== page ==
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Tropical Weather Outlook
NWS National Hurricane Center Miami FL
700 PM EST Sun Nov 6 2022
For the North Atlantic...Caribbean Sea and the Gulf of Mexico:
1. Southwestern Atlantic:
An area of low pressure located more than 300 miles north of Puerto
Rico is producing a large area of disorganized showers and
thunderstorms. This system is forecast to move generally
northwestward over the southwestern Atlantic where environmental
conditions appear conducive for additional development, and a
subtropical or tropical storm is likely to form in the next day or
so. The system is then forecast to turn westward or
west-southwestward over the southwestern Atlantic by the middle
part of this week where additional development is possible.
Regardless of development, there is an increasing risk of coastal
flooding, tropical-storm-force winds, heavy rainfall, rough surf,
and beach erosion along much of the southeastern United States
coast, the Florida east coast, and portions of the central and
northwestern Bahamas beginning in the early to middle part of this
week. Interests in those areas should continue to monitor the
progress of this system as tropical storm, hurricane, and storm
surge watches could be required for a portion of these areas by
early Monday. Additional information on this system, including
gale warnings, can be found in High Seas Forecasts issued by the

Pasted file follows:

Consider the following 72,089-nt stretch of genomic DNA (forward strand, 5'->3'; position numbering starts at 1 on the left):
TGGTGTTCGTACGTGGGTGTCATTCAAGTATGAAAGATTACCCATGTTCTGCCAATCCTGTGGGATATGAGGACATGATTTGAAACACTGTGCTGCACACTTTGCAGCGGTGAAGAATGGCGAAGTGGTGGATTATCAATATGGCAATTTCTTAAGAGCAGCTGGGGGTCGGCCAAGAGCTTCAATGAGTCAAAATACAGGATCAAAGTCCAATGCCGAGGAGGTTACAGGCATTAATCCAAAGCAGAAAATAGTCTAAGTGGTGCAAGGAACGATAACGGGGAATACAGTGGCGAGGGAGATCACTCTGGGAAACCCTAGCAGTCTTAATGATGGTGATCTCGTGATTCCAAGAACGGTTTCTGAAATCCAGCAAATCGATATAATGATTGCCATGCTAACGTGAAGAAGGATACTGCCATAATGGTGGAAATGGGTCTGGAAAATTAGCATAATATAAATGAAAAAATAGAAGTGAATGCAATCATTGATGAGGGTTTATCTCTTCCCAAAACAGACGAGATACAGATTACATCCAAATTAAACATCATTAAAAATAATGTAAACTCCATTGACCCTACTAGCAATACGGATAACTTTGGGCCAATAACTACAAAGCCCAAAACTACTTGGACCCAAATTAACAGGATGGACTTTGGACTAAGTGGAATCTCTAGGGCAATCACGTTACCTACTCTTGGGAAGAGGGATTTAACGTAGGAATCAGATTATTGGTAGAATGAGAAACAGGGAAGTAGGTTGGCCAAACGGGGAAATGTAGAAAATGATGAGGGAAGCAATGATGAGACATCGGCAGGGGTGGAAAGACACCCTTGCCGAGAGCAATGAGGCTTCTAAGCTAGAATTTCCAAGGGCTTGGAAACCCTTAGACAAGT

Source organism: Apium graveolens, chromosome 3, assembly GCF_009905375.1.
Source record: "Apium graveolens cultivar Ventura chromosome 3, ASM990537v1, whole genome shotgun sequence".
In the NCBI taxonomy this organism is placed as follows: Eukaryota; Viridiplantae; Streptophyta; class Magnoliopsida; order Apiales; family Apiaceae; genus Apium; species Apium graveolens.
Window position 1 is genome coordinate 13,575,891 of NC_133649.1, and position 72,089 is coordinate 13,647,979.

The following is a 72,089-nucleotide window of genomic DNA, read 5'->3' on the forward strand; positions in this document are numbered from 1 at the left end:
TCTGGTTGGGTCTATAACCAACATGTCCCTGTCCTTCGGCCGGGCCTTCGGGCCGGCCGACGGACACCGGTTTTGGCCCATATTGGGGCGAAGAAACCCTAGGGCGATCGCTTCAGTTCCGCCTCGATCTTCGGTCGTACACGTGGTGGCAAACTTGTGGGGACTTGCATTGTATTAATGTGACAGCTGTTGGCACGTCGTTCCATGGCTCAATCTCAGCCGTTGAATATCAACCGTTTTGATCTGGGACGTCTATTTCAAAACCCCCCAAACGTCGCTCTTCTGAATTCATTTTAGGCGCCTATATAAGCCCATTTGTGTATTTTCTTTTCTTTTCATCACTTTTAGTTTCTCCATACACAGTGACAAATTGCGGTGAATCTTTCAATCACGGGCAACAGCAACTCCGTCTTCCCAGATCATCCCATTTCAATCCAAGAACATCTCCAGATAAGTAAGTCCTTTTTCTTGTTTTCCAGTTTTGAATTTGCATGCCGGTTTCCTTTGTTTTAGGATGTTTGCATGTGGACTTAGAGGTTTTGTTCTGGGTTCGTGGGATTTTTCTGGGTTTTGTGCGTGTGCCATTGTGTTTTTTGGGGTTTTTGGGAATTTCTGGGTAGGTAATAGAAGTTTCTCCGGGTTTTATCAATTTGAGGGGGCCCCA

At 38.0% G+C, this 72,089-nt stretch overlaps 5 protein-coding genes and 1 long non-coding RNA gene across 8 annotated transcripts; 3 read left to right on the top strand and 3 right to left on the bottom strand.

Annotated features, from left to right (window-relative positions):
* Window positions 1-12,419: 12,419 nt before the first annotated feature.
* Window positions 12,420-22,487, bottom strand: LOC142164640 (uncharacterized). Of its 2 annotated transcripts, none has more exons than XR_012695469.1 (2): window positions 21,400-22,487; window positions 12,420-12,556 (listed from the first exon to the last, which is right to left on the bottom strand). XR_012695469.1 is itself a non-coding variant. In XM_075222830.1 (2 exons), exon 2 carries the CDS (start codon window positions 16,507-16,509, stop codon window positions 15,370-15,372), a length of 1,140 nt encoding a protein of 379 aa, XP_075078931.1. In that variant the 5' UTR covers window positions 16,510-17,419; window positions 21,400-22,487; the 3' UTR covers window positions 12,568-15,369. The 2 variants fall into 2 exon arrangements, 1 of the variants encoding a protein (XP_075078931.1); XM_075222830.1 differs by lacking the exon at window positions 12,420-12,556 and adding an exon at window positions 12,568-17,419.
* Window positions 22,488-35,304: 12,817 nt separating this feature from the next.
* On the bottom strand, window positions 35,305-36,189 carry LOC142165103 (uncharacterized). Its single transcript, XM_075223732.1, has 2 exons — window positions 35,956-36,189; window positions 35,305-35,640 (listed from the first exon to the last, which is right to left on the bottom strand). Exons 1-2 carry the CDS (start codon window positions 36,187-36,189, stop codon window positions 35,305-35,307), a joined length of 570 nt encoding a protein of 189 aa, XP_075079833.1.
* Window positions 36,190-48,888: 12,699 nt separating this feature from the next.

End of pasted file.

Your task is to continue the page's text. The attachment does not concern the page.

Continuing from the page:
National Weather Service and in products from your local weather
* Formation chance through 48 hours...high...80 percent.
* Formation chance through 5 days...high...90 percent.
2. Central Subtropical Atlantic:
A well-defined area of low pressure located several hundred miles
east of Bermuda continues to produce gale-force winds and an area of
showers and thunderstorms displaced to the east of the center. If
shower activity re-develops closer to the center, a tropical storm
could form over the next couple of days while the system drifts
slowly through tomorrow and then moves northeastward over the
central Atlantic. The system is forecast to merge with a strong
cold front by the middle part of this week. Additional information
on this system, including gale warnings, can be found in High Seas
Forecasts issued by the National Weather Service.
* Formation chance through 48 hours...high...70 percent.
* Formation chance through 5 days...high...70 percent.
High Seas Forecasts issued by the National Weather Service
can be found under AWIPS header NFDHSFAT1, WMO header FZNT01
KWBC, and online at ocean.weather.gov/shtml/NFDHSFAT1.php